In our previous blog post, we explored eMortgage’s complex past and how the convergence of multiple technological and legal developments enabled eMortgage to arrive at its present state. But where exactly is eMortgage today?
To refresh, eMortgage refers to the electronic completion of the entire mortgage documentation and closing process, including document generation, delivery, signatures, notarization, authentication, closing and validation.
Many lenders have been handling certain aspects of the mortgage process—most notably, document delivery and signatures—electronically for years, and some have even achieved a full eMortgage. However, on the whole, the industry still has quite a ways to go before eMortgages truly become mainstream, particularly when it comes to closing.
Several factors have led to the increased adoption of eMortgage processes. Lenders have more advanced and powerful technology at their disposal and are becoming aware of the validity of electronic processes and their competitive advantages. The current regulatory and economic environment also bodes well for the widespread adoption of eMortgages – CFPB infrastructure has already been established, TRID implementation is complete and lenders have more resources to invest in eMortgage technology now that they’ve bounced back from 2008’s foreclosure crisis.
On the other hand, there are still a few obstacles impeding the widespread adoption of eMortgages, and some of them will be challenging to resolve. Before full electronic mortgages can be actualized on an industry-wide level, there must be a greater understanding of the reality of where eMortgage is today and the current barriers to its mainstream realization.
The eNotarization Challenge
As we noted in the first part of this series, electronic documents and eSignatures have now been legally recognized for almost two decades. While this is a crucial first step for the mainstream shift to entirely electronic mortgages, the legal validity of other aspects of the electronic mortgage process still needs to be established before eMortgages can be fully realized on a larger scale.
In particular, lenders need nationwide recognition of the legal validity and viability of eNotarization. eNotarization law is controlled at the state level, and thus far only about 20 states have said anything regarding their legal structure around electronic notarization, and of those, some have enacted laws that are so technology-specific that they effectively prevent eNotarization from taking place there because of practical limitations (like requiring the use of a specific digital signature vendor who subsequently decides to no longer operate in that state). Many of the other states have yet to clearly say whether they’ll recognize electronic notarization during mortgage transactions, creating uncertainty for lenders and investors.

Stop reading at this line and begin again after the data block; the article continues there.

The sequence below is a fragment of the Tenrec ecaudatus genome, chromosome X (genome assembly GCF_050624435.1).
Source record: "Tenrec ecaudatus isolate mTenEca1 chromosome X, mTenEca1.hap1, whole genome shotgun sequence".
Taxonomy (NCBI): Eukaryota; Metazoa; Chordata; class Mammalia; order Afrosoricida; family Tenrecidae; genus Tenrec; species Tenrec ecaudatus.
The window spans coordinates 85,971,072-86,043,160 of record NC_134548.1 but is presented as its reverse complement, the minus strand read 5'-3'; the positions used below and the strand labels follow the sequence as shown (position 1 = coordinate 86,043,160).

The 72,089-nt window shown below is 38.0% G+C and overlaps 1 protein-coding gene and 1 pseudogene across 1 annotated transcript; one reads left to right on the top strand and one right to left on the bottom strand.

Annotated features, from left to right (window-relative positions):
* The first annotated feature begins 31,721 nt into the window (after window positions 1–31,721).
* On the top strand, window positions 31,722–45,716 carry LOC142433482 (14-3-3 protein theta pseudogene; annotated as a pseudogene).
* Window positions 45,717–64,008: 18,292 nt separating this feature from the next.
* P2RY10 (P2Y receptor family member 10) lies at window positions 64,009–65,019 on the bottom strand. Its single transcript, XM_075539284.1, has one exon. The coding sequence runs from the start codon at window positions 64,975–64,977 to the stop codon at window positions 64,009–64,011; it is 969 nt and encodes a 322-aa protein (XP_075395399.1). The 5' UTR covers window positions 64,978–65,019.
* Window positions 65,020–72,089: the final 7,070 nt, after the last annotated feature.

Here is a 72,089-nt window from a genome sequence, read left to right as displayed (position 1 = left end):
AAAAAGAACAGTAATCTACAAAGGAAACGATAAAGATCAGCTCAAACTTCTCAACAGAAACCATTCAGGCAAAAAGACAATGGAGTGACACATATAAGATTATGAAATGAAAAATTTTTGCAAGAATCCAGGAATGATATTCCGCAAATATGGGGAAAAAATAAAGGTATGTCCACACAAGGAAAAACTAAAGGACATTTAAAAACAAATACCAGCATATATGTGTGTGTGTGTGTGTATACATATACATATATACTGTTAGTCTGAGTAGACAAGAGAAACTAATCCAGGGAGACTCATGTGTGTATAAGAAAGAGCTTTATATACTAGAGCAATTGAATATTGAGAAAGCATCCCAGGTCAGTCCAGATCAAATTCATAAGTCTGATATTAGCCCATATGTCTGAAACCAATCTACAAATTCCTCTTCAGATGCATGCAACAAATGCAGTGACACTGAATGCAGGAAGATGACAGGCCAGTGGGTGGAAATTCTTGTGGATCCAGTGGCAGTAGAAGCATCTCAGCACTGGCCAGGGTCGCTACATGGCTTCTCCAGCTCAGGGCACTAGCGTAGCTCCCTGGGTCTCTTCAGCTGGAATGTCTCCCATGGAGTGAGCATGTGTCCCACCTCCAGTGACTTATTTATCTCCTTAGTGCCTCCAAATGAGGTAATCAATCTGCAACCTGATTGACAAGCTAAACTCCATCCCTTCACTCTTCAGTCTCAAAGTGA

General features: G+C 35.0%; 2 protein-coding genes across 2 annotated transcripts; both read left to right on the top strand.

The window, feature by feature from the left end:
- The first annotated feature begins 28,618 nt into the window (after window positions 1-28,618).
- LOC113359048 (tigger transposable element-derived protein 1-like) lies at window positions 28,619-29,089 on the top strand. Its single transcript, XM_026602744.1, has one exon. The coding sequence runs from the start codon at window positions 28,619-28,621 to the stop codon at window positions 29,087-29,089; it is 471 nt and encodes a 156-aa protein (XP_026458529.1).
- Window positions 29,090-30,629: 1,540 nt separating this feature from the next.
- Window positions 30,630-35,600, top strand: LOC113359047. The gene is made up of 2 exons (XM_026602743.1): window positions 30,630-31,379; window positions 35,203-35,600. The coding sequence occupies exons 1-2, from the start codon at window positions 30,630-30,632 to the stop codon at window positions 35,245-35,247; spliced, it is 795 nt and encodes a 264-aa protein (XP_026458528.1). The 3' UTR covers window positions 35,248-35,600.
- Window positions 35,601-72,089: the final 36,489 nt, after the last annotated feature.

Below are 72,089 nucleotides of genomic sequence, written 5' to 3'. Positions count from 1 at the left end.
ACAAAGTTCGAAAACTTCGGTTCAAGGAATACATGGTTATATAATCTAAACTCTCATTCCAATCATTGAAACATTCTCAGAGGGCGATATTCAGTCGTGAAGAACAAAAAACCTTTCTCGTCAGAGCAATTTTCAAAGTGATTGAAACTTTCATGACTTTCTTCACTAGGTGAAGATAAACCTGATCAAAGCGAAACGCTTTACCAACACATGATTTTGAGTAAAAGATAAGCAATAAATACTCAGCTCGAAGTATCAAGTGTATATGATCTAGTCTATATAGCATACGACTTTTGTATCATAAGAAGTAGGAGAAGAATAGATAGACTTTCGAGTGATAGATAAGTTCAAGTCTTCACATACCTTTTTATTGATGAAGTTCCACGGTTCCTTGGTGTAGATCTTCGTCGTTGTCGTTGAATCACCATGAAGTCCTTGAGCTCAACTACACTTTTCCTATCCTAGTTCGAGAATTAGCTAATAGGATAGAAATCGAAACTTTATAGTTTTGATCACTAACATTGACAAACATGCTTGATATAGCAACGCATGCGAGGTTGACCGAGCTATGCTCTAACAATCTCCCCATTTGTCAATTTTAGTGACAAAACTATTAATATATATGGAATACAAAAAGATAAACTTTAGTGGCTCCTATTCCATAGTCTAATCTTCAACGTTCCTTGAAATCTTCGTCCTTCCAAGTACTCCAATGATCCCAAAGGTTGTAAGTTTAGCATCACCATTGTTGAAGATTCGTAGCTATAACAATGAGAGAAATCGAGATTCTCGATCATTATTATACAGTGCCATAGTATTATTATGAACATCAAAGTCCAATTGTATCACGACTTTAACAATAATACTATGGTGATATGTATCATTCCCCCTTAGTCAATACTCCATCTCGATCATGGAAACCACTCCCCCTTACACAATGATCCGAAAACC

While the lack of standardized eNotarization acceptance across all 50 states hampers mortgage originators who want to go “e”, it’s not a show-stopper. Forward-thinking lenders have adopted a hybrid eClosing approach, using paper docs just for the notarized documents, in states that don’t support eNotarization.
More education is necessary, especially to help state legislators, attorneys general and notary commissions to understand that special laws for eNotarization are not necessary in the first place, because ESIGN and UETA already provide the legal framework required. The best way to think of eNotarization is simply as a different type of “pen” that the notary public uses to sign the document, and to keep the legal framework technology-neutral, just as ESIGN and UETA are.
Today, eNotarization is not the only obstacle impeding the widespread adoption of eMortgages. In the next part of the series, we will continue to address the present state of eMortgages, focusing on the investor and education challenges.